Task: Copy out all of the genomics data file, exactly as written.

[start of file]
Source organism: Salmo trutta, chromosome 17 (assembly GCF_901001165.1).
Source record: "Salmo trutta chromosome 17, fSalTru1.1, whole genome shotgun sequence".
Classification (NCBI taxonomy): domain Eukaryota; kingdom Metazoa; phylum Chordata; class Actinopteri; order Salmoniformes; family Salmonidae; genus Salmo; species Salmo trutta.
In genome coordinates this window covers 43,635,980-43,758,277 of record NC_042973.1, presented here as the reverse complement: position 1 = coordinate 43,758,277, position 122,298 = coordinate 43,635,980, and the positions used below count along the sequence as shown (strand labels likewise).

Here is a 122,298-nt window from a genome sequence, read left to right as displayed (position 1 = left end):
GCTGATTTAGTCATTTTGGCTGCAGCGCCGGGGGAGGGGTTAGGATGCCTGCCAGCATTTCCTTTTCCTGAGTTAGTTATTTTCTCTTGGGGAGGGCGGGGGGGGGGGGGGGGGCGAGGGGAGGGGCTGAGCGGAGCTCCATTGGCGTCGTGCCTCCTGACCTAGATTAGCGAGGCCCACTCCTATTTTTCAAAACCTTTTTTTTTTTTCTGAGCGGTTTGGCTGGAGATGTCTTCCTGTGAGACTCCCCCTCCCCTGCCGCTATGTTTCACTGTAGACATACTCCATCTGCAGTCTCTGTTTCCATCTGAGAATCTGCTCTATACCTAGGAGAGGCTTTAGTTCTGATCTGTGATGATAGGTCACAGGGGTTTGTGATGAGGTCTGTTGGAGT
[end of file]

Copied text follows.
Source organism: Salmo trutta, chromosome 17 (assembly GCF_901001165.1).
Source record: "Salmo trutta chromosome 17, fSalTru1.1, whole genome shotgun sequence".
Classification (NCBI taxonomy): domain Eukaryota; kingdom Metazoa; phylum Chordata; class Actinopteri; order Salmoniformes; family Salmonidae; genus Salmo; species Salmo trutta.
In genome coordinates this window covers 43,635,980-43,758,277 of record NC_042973.1, presented here as the reverse complement: position 1 = coordinate 43,758,277, position 122,298 = coordinate 43,635,980, and the positions used below count along the sequence as shown (strand labels likewise).

Here is a 122,298-nt window from a genome sequence, read left to right as displayed (position 1 = left end):
GCTGATTTAGTCATTTTGGCTGCAGCGCCGGGGGAGGGGTTAGGATGCCTGCCAGCATTTCCTTTTCCTGAGTTAGTTATTTTCTCTTGGGGAGGGCGGGGGGGGGGGGGGGGGCGAGGGGAGGGGCTGAGCGGAGCTCCATTGGCGTCGTGCCTCCTGACCTAGATTAGCGAGGCCCACTCCTATTTTTCAAAACCTTTTTTTTTTTTCTGAGCGGTTTGGCTGGAGATGTCTTCCTGTGAGACTCCCCCTCCCCTGCCGCTATGTTTCACTGTAGACATACTCCATCTGCAGTCTCTGTTTCCATCTGAGAATCTGCTCTATACCTAGGAGAGGCTTTAGTTCTGATCTGTGATGATAGGTCACAGGGGTTTGTGATGAGGTCTGTTGGAGT